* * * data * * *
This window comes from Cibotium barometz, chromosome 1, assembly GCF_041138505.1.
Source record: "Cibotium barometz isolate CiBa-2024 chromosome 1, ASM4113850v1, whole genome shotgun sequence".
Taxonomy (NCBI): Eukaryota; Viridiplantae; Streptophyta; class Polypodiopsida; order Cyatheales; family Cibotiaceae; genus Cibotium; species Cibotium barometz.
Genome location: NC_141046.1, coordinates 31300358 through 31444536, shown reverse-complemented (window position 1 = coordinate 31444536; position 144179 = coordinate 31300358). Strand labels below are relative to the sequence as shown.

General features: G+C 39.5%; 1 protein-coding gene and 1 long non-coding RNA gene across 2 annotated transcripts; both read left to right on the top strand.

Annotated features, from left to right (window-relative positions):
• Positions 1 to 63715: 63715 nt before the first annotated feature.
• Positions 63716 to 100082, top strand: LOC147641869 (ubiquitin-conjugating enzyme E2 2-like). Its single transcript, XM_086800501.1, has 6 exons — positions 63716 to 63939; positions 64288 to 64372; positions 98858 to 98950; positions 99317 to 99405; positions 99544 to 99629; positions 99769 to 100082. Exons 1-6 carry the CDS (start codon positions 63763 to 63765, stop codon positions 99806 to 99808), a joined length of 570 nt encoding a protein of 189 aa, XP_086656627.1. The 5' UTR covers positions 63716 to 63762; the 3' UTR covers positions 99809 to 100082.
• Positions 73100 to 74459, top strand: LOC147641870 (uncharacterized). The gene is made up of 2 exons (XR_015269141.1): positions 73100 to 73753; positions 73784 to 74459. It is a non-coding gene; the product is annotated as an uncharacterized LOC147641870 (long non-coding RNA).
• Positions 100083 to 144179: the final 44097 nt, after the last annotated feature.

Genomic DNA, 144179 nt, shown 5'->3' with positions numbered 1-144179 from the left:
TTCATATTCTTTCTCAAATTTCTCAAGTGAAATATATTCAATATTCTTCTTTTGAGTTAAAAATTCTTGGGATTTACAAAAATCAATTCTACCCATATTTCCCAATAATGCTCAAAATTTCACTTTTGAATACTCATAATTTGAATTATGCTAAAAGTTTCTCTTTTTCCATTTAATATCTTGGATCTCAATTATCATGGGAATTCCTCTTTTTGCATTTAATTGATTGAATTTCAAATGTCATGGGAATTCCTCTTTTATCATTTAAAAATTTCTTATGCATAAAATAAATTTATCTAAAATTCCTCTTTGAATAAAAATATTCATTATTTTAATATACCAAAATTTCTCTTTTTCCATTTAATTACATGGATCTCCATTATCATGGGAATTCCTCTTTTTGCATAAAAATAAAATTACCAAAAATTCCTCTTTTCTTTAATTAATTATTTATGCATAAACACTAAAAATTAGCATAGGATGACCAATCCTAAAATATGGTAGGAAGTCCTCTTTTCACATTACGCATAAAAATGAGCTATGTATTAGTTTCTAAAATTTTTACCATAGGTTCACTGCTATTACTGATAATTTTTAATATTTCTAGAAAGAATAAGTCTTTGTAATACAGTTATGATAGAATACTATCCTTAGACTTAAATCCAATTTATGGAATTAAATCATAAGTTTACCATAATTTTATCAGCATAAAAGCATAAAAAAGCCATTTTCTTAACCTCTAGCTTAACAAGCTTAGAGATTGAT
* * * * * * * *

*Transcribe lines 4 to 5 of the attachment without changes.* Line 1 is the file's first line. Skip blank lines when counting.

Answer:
Genome location: NC_141046.1, coordinates 31300358 through 31444536, shown reverse-complemented (window position 1 = coordinate 31444536; position 144179 = coordinate 31300358). Strand labels below are relative to the sequence as shown.

General features: G+C 39.5%; 1 protein-coding gene and 1 long non-coding RNA gene across 2 annotated transcripts; both read left to right on the top strand.